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Unlike collodion positives, ferrotypes did not need mounting in a case to produce a positive image.
A young boy poses for his photograph at Epsom Derby, 1947, William Jones, Science Museum Group collection.
The term ‘ferrotype’ was in common use, but the public tended to prefer the less formal ‘tintype’, implying the cheap, tinny feeling of the material.
Material These were made using a thin sheet of iron coated with black enamel and can be identified using a magnet.
The six plate tintype being approximately 2"x3" was just a little short of the standard carte size of 2"x4" so it could in fact be inserted directly into an album carte slot without requiring a mount.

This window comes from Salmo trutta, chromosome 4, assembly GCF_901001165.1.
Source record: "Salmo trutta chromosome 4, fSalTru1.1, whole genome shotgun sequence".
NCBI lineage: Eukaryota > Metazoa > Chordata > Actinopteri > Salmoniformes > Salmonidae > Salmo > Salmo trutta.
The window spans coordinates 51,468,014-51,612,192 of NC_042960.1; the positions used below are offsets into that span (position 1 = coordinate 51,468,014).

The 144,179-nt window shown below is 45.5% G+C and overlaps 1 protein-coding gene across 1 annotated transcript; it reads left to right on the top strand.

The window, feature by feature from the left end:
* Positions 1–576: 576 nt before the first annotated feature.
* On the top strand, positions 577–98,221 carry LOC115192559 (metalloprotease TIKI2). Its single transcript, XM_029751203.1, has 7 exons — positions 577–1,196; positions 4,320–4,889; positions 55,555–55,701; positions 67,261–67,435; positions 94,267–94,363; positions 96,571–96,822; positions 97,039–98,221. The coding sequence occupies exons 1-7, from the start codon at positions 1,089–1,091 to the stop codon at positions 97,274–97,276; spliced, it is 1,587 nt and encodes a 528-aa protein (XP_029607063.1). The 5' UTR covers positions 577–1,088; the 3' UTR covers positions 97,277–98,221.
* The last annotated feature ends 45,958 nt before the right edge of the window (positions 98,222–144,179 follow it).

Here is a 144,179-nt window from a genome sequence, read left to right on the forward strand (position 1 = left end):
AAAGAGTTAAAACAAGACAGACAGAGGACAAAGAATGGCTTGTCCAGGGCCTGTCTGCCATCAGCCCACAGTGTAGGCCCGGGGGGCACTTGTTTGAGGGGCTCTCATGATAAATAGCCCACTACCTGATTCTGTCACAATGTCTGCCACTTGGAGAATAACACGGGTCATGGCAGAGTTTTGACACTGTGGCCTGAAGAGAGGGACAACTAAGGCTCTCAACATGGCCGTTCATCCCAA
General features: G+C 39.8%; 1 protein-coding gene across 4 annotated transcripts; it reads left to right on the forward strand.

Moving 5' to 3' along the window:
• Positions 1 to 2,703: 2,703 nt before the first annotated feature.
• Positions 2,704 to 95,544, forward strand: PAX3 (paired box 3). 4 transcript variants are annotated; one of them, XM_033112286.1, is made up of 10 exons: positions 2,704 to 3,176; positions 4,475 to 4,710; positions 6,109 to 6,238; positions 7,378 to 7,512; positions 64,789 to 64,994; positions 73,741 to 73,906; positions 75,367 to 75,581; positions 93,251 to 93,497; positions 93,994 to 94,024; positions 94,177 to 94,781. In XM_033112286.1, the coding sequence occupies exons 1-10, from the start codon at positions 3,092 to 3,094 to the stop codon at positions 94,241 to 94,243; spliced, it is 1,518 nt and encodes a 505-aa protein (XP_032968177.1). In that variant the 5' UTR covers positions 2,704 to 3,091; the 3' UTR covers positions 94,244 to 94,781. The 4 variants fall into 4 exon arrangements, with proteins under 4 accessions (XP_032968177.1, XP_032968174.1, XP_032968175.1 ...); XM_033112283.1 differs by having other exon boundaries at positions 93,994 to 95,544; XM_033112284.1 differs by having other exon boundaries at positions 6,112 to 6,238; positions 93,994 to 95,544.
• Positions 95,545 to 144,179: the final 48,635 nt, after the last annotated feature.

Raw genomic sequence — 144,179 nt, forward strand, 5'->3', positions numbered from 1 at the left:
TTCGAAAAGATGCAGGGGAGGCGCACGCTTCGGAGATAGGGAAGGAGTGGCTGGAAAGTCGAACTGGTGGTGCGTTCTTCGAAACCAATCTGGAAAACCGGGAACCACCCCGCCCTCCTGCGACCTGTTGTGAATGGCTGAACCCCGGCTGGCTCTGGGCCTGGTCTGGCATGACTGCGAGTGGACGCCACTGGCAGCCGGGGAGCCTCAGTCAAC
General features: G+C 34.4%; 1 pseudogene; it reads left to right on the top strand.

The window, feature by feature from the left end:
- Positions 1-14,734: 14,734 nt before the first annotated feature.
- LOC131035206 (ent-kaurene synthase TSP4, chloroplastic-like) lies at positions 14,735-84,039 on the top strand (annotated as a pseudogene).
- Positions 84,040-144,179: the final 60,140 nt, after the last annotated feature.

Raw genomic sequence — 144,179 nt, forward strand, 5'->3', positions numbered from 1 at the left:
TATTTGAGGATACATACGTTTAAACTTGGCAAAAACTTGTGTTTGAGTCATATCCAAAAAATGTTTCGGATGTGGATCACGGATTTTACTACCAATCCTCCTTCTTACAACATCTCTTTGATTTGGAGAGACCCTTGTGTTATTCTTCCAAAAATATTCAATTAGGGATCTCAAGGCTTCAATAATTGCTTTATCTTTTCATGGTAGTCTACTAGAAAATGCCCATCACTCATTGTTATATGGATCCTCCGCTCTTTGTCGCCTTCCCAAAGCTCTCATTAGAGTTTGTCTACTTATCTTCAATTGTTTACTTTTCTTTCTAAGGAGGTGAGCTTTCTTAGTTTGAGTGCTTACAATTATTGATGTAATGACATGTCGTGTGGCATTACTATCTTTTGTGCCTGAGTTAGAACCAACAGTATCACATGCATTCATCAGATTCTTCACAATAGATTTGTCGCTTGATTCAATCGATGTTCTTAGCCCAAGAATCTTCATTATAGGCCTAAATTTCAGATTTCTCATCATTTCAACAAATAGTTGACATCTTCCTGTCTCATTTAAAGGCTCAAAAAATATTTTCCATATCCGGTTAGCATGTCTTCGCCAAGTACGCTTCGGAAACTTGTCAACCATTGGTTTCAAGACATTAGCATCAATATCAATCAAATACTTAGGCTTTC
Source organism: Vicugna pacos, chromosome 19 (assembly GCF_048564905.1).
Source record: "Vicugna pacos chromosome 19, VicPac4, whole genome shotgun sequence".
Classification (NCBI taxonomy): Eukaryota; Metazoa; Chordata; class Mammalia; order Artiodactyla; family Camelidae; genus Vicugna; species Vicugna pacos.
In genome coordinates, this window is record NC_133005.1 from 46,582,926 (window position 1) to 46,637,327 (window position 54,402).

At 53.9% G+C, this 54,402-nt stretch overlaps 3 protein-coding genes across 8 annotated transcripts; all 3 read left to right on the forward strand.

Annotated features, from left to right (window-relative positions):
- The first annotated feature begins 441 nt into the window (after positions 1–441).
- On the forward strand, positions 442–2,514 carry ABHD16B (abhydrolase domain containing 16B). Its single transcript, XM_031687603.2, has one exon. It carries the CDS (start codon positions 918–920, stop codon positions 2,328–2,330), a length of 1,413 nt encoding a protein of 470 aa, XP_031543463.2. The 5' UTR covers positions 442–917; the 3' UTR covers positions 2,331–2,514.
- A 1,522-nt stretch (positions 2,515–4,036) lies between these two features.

"Bon Ton" ferrotypes were usually the size one quarter of a 5"x7" plate (four images to each plate being produced by abut they were also sometimes called gem tintypes although they were obviously much larger in size.
Simon Wing (c.1827-1911), a native of Maine is first listed as a daguerreotypist in the 1850 census in Orangeville, Michigan. He later moved to Worcester, MA where he was in partnership as Wing and Ellis (probably with Lemuel W.
c.1831 in Belgium) that was issued in 1862 as a pamphlet and also as an appendix to the third edition of his "Treatise on Photography on Collodion".
The patent was purchased by Simon Wing who had already patented a camera design of his own in 1860.